The Internet provides access to a wide variety of information. Almost anyone can create a webpage, and that creates a huge problem for serious researchers. How do you judge the quality of the sources you find on the Internet?
Most print resources such as books, magazines, and newspapers are edited or reviewed before publication. Most information on the Internet is NOT reviewed. You must evaluate the information you find online. If you cannot determine the quality of a particular source, consult other resources such as books, magazines and encyclopedias, or consult a professor or librarian to find out more about the topic.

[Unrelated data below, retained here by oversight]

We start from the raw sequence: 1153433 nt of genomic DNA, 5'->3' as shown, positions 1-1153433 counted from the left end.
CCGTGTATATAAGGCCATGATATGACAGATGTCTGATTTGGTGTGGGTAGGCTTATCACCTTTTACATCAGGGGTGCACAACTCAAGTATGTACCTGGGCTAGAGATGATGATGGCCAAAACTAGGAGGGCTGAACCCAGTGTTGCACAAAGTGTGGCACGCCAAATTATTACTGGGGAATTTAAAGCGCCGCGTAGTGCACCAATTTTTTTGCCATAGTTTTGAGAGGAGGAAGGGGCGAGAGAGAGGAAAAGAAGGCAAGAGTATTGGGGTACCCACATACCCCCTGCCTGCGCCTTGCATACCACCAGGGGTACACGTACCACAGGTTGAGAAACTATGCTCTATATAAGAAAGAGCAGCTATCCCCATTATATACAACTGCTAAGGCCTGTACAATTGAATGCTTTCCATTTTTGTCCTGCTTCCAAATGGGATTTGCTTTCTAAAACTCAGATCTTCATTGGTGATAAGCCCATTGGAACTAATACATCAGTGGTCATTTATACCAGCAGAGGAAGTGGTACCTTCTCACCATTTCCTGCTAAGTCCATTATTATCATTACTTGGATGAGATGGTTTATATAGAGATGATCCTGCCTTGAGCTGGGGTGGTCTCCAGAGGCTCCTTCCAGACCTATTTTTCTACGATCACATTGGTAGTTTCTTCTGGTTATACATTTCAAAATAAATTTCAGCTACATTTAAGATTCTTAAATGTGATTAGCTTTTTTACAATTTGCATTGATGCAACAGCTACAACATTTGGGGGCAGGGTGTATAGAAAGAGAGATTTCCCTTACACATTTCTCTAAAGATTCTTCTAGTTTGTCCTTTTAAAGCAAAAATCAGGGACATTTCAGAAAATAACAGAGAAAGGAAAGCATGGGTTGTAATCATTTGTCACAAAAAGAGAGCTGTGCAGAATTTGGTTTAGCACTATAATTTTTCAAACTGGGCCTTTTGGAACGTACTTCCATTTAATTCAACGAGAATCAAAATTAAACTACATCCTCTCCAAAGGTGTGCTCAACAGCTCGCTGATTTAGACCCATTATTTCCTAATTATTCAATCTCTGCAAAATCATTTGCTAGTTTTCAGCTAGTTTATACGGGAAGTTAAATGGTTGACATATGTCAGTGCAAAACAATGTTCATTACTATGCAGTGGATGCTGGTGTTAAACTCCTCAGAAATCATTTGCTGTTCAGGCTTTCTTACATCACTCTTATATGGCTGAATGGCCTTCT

When viewing a webpage, follow the five traditional points in evaluating print resources:
There are three types of sources:
1) Primary Sources
2) Secondary Sources
3) Tertiary Sources
Each field of study has its own world of sources, conventions, and vocabularies. The list that follows is not all inclusive, but will help you to identify primary sources in your own discipline. In general, personal correspondence and diaries or journals are considered to be primary sources by all disciplines. If you are unsure that a source is considered primary by your discipline, ask your professor or a reference librarian for assistance.